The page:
Q: How much improvement has really taken place on the offensive line, which allowed a franchise-high 58 sacks last season? Will this unit, which won't have Mike Pouncey for the first quarter of the season, give Ryan Tannehill time to execute the offense? - James, Ft. Pierce, Fl.
A: Last season the Dolphins gave up 3.6 sacks per game, and what was really troubling was the fact most of those takedowns came in bunches, and in critical moments during the fourth quarter. But keep in mind it wasn't just the offensive line that was a disaster from a protection standpoint. The playcalling was too vanilla, and sometimes contributed to the sackfest. The tailbacks and tight ends gave up their fair share of sacks (eight was my official count), and Tannehill has a nasty habit of holding onto the ball too long (he really needs to learn how to throw a checkdown pass). When you put all the issues together, and throw in the suspensions from the bullying saga, you've got a nightmarish season from a protection standpoint. From a talent standpoint the Dolphins have upgraded by adding Branden Albert, a Pro Bowl left tackle, signing Shelley Smith, Daryn Colledge and Jason Fox. The team has also drafted JaWuan James and Billy Turner and signing Tyler Larsen as an undrafted rookie. You also have to factor in the development of Dallas Thomas and Sam Brenner, who are each entering their second season. Add those nine players to Pouncey and Nate Garner and it is easy to argue this year's unit is an upgrade over last year's line, which featured Bryant McKinnie, Tyson Clabo, Jonathan Martin, Richie Incognito and John Jerry as the starters. This line is far more athletic, younger, and more versatile. The quick pace of the offense, which encourages Tannehill to get the ball out of his hands quickly, will also help the offensive line from a protection standpoint. My biggest concern is whether or not the unit will be able to open up running lanes for the tailbacks, especially when opposing defenses know the Dolphins need to run the ball. The only way to judge whether or not the unit is an improvement over last year is by seeing if the 2014 offensive line can trump last year's rushing totals (1,440 rushing yards, eight rushing touchdowns, and a 4.1 yards per carry average), and if they can trim down the sacks. The Dolphins have averaged 44 sacks per season during a five-year span. That breaks down to 2.75 sacks per game, which is right around the league average (2.5 per game) from last year. So basically, all this year's offensive line has to do is allow one less sack per game than last year and they provide a significant improvement.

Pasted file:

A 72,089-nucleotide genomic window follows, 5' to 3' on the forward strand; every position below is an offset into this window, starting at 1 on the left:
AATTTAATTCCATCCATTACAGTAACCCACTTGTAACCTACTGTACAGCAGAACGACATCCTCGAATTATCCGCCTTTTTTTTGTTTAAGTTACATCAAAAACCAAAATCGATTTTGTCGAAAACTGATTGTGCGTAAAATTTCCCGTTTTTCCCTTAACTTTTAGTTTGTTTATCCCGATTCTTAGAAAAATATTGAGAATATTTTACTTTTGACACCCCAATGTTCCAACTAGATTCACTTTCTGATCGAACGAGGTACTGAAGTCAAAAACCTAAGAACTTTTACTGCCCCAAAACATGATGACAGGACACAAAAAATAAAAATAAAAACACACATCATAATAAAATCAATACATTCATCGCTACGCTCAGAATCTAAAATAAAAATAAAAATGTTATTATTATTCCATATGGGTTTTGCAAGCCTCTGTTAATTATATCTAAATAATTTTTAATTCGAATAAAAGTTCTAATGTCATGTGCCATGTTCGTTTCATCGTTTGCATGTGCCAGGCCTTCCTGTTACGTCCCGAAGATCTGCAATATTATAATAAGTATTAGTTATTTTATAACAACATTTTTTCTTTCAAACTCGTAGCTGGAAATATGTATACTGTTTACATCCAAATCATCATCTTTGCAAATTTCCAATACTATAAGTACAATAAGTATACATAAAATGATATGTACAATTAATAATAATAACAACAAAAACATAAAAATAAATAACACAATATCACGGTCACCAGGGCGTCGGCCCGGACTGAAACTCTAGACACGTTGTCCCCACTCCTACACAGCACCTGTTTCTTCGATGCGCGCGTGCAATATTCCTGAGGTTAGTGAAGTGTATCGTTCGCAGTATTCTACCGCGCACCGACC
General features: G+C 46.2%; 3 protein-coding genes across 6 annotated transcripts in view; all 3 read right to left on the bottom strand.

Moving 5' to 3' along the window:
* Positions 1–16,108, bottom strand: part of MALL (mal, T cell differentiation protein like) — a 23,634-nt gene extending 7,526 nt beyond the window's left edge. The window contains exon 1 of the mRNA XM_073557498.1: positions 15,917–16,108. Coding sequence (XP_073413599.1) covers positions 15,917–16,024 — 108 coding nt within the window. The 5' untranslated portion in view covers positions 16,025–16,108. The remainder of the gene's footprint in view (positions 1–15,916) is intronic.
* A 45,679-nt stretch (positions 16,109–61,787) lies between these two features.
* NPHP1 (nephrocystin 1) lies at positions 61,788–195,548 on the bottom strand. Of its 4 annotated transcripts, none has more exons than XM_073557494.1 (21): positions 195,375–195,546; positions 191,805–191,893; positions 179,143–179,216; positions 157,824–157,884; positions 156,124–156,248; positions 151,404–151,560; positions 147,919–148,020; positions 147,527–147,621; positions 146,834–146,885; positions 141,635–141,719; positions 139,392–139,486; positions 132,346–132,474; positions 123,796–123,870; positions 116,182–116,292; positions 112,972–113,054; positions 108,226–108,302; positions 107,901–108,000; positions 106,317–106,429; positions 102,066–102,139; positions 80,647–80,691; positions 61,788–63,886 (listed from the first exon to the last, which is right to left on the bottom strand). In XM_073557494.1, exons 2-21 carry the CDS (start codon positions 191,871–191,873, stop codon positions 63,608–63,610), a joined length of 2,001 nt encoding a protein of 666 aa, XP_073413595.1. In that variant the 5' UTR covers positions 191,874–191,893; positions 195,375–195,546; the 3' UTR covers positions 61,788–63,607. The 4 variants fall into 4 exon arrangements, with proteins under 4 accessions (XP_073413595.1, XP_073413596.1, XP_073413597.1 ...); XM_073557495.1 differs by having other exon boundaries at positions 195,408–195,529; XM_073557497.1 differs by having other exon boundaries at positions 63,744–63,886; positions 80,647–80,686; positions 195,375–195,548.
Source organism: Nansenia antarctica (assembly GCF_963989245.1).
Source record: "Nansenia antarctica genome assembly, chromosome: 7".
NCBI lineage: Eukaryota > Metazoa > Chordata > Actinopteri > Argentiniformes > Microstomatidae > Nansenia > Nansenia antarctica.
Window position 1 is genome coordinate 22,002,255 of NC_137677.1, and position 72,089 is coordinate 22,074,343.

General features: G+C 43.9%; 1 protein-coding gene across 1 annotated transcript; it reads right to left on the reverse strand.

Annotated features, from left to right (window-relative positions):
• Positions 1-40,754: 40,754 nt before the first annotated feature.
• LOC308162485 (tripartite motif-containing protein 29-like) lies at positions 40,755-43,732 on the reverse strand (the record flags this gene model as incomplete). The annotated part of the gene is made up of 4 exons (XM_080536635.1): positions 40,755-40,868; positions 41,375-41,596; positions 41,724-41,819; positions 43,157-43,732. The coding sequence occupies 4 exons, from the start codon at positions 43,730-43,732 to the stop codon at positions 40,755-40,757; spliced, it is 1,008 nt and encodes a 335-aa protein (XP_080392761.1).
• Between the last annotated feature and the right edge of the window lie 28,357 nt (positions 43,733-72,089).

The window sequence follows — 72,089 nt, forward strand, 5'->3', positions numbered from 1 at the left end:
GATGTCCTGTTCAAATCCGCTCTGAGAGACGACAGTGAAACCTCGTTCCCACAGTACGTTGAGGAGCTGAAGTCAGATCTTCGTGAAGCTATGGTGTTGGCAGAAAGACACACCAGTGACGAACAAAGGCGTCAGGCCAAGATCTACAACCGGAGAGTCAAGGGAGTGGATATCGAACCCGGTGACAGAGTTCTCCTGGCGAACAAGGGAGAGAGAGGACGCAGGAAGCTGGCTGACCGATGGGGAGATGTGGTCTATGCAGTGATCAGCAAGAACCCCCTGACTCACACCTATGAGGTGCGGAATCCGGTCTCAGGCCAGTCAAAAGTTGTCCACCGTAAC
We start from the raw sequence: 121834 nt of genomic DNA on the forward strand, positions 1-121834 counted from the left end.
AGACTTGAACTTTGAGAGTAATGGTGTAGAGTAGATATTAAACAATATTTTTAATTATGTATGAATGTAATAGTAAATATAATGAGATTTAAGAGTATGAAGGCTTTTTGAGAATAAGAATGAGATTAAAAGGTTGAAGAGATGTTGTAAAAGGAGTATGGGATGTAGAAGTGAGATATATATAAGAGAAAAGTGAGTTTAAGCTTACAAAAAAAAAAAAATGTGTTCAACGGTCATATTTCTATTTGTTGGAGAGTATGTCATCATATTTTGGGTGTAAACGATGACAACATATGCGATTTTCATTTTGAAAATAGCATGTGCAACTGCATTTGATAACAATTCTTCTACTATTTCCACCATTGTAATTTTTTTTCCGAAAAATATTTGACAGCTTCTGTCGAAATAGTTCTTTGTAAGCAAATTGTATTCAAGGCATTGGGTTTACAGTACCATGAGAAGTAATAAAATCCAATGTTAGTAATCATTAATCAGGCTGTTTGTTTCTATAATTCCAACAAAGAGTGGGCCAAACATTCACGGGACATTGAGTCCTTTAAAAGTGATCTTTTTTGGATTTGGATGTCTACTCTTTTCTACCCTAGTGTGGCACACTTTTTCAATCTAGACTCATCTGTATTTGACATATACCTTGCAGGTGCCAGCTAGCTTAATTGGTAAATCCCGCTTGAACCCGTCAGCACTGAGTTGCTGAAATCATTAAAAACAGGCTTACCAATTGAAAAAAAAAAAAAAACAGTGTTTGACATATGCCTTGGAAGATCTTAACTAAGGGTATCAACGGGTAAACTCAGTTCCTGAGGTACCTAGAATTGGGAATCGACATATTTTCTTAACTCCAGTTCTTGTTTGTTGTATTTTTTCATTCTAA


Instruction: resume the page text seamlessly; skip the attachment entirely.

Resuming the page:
Q: Injuries and suspensions breed opportunity. Any thoughts on the likelihood of rookies like Tyler Larsen, Damien Williams & Terrence Fede rising up the depth chart and locking down positions on the 53-man roster? - Chopin, New York, NY
A: The moment in training camp I live for is the moment when the light bulb comes on with a unheralded youngster. I call it "The Awakening." He's been practicing for three weeks, probably played in his first exhibition game. He's held his own, taking some victories and a few losses, but he's learned from it all. He's picking up tips from veterans and has taken to coaching. The game is beginning to slow down for him, and all of a sudden he realizes, "I've got this! I can play in the NFL!" It is that moment that makes the NFL special, and makes what I do rewarding. Last year A.J. Francis was that guy. One day he flicked a switch and started dominating the third team offensive linemen, and then began performing well in the exhibition games. The year before that it was Derrick Shelby and Isaako Aaitui. The year before that Charles Clay and Jimmy Wilson were tearing it up. And before that it was Nolan Carroll, Marlon Moore and Reshad Jones. Plenty of rookies have the potential to prove that they can be impact players, and/or make the 53-man roster based on the fact this team is desperate for playmakers, and new General Manager Dennis Hickey wants to carve out his mark on this 2014 roster. The question is, who will it be? Fede is a raw football player, but a talented athlete who could cement his future in the NFL by stepping into Dion Jordan's role in the speed package and tearing it up. If Larsen pushes himself he could leapfrog Nate Garner and Sam Brenner and become the Dolphins' starting center considering he's snapped the ball more during his college career at Utah State than everyone else on Miami's roster not named Mike Pouncey. But can Larsen prove he's strong enough to anchor Miami's rebuilt offensive line? Damien Williams intrigues me because I can see the talent he has when the pads aren't on. Problem is, you really can't judge a tailback until the pads come on, and the team is hitting. But he's got skills, and his rise up the depth chart will depend on the impact he makes when he's given opportunity. Unlike last season, there aren't as many jobs, roles, roster spots carved in stone, so any youngster who excels in training camp's first three weeks could thrive, and move up the depth chart quickly. The players I'll be watching closely are receivers Stephen Williams and Rantavious Wooten, H-back Gator Hoskins, Fede and Larsen because they've all done something to catch my eye during the offseason program. They have all elevated their starting position based on the offseason work they put in, or injuries and suspensions. Now we'll see if they can build of that early success, and continue to make progress when the pads come on, and opportunity arises. Injuries also open the door for players. Last year John Jerry's knee injury was Josh Samuda's chance to prove he could be an NFL starter. Problem is Samuda struggled, wasted his shot, and got waived. I've discovered that the key to NFL success is being ready for that opportunity, and when someone or something opens the door for you....KICK IT DOWN.